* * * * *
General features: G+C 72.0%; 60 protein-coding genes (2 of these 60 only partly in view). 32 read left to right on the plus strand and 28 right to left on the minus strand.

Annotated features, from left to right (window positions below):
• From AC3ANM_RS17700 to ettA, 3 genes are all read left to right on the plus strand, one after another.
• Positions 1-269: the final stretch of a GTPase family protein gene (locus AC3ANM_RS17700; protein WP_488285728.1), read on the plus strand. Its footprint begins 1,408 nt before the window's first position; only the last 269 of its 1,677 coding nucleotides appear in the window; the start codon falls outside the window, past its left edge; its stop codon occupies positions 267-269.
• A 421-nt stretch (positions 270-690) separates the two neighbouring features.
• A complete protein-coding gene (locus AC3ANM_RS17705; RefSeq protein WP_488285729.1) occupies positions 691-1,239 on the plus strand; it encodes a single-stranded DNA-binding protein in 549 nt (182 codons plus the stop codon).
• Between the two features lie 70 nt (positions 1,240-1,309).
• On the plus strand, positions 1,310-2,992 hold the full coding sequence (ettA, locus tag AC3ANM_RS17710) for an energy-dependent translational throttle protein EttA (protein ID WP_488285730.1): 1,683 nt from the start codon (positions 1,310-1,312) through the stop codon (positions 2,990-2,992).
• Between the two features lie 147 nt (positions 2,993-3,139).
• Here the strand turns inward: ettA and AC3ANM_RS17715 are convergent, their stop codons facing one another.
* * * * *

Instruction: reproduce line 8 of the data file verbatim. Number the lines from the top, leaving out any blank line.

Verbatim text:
• On the plus strand, positions 1,310-2,992 hold the full coding sequence (ettA, locus tag AC3ANM_RS17710) for an energy-dependent translational throttle protein EttA (protein ID WP_488285730.1): 1,683 nt from the start codon (positions 1,310-1,312) through the stop codon (positions 2,990-2,992).